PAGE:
HL Deb 30 June 1972 vol 332 cc1095-8

My Lords, I beg leave to ask the Question which stands in my name on the Order Paper.

The Question was as follows:

To ask Her Majesty's Government how many appointments have been made to the population panel, and how many of these are women.


My Lords, as I think the noble Lord is aware, a chairman and six other members have been appointed to the Population Panel. One of the members is a woman.


My Lords, I was aware of that but I thought that some of your Lordships may not have had knowledge of these figures, which are shocking. Is the Lord Privy Seal not of the view that the question of population is of some interest to the women of this country? Should not the whole question of appointments to Departmental committees of all kinds, and this one in particular, be looked at by the Select Committee on the Anti-Discrimination Bill?


My Lords, I am not quite certain about the answer to the second part of that supplementary question, but I would remind the noble Lord that members have been appointed to this panel for their broad and relevant experience and for having the necessary qualities for the job, the job being to assess the available evidence about the implications of population growth in this country, and I suggest that sex should not necessarily be a major criterion in that respect.


My Lords, would my noble friend give the names of the members of the panel?


Yes, my Lords. The names of the members are Mr. C. R. Ross, who is chairman of the panel and who is deputy to Lord Rothschild on the Central Policy Review Staff; Mr. Michael Abercrombie, Director of the Strangeways Research Laboratory at Cambridge; Mr. Grebenik, Head of the Civil Service College; Mr. Richardson, a Fellow of St. John's College, Oxford and University Reader in Economics; Mr. Brown, Chief Statistician at the Department of the Environment; Mr. A. J. Collier, Under-Secretary at the Department of Health and Social Security; and Miss J. H. Thompson, Chief Statistician Office of Population, Censuses and Surveys.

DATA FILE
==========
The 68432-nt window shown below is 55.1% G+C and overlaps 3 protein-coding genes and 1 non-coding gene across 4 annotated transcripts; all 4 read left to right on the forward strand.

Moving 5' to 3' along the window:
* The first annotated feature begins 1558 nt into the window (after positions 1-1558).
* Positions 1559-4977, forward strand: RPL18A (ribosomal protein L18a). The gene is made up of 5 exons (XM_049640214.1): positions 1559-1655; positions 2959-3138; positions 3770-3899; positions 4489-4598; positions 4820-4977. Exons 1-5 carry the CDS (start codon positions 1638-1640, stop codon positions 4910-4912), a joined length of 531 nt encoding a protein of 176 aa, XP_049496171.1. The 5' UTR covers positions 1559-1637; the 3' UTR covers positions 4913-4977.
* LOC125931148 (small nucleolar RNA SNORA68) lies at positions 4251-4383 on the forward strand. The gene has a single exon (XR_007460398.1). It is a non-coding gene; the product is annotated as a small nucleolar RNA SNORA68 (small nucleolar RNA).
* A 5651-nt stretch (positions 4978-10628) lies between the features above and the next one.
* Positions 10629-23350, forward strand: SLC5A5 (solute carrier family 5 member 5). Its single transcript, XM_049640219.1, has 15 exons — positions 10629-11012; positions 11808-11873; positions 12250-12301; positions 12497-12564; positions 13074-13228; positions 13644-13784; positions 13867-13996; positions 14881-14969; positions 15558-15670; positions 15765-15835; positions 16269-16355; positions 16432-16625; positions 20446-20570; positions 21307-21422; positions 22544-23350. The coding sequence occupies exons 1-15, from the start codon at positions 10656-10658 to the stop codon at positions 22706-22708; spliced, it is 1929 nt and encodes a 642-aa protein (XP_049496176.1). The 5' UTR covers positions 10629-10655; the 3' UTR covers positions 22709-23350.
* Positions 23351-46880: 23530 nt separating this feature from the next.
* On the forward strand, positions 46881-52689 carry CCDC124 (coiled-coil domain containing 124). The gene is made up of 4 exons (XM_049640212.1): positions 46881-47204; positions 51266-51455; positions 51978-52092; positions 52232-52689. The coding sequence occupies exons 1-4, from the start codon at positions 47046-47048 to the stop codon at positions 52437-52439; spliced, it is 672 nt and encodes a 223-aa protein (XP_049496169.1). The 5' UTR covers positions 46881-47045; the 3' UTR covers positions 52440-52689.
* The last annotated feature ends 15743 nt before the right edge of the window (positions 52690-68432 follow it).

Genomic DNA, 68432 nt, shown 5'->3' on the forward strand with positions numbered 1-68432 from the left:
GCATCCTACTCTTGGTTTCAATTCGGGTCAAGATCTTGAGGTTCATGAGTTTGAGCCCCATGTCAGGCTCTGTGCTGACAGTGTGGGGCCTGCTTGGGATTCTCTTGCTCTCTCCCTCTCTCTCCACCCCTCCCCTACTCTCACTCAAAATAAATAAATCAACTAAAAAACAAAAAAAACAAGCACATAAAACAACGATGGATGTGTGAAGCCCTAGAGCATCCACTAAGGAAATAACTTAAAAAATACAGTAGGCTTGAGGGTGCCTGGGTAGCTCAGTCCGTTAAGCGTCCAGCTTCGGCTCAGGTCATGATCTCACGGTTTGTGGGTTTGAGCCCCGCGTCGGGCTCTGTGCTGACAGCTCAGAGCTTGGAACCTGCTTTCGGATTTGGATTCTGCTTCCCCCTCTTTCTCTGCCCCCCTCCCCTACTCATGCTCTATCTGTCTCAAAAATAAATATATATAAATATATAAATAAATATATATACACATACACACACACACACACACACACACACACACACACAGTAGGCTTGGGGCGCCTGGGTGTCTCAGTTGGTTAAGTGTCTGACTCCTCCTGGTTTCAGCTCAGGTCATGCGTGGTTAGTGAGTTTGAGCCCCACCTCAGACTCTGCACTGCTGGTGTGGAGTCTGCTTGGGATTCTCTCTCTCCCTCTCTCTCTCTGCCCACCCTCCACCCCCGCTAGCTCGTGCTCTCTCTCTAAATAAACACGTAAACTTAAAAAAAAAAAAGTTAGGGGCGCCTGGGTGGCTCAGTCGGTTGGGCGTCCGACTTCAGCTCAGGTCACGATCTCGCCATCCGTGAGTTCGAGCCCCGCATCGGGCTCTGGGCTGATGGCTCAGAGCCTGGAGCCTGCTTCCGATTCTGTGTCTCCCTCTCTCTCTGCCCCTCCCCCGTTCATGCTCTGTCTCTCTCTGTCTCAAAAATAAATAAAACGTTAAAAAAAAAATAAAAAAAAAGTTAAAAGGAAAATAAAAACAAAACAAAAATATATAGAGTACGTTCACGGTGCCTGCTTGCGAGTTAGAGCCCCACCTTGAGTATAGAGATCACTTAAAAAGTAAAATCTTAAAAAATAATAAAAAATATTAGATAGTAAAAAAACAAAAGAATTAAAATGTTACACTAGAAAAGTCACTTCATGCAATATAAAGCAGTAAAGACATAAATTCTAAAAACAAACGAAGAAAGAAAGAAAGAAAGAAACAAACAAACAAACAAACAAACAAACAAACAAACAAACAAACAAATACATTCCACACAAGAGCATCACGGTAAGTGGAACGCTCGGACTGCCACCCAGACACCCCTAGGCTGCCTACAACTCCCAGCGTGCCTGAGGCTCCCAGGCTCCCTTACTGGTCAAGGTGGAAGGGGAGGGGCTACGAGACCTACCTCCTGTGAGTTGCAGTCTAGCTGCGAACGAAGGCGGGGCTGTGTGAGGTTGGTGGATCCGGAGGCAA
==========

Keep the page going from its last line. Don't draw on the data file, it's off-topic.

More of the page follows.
My Lords, is the noble Earl aware—he must be because he told me he had read my book—that the responsibility for initiating the birth control movement in this country rested with women, who were responsible not to the tune of 1 in 6 but, I think, in the proportion of 99 in 100? Is he also aware that for many years birth control clinics, which did the work and were in touch with the needs and responsibilities of the population, were staffed almost entirely by women doctors, nurses and lay workers and that many, if not most, of them are still so staffed?


My Lords, I read selected portions of the noble Baroness's book but I am not certain that my eye lit on that particular passage. I suggest that the wise course would be for noble Lords to await the report of the panel, which is due towards the end of this year, and then if they are not satisfied that the study has been as thorough as I think it will be, we can revert to this matter.


My Lords, how can the Government be so obtuse as to set up this panel on population with the usual statutory woman? Is the noble Earl aware that statistics have little to do with sexual intercourse? Is he aware that it is the woman who plays the most important role in the productive process? Who is it who is so blind, so stupid and so lacking in understanding as to produce this kind of panel to examine population problems?


My Lords, I think I was aware of most of the facts which the noble Baroness has made clear—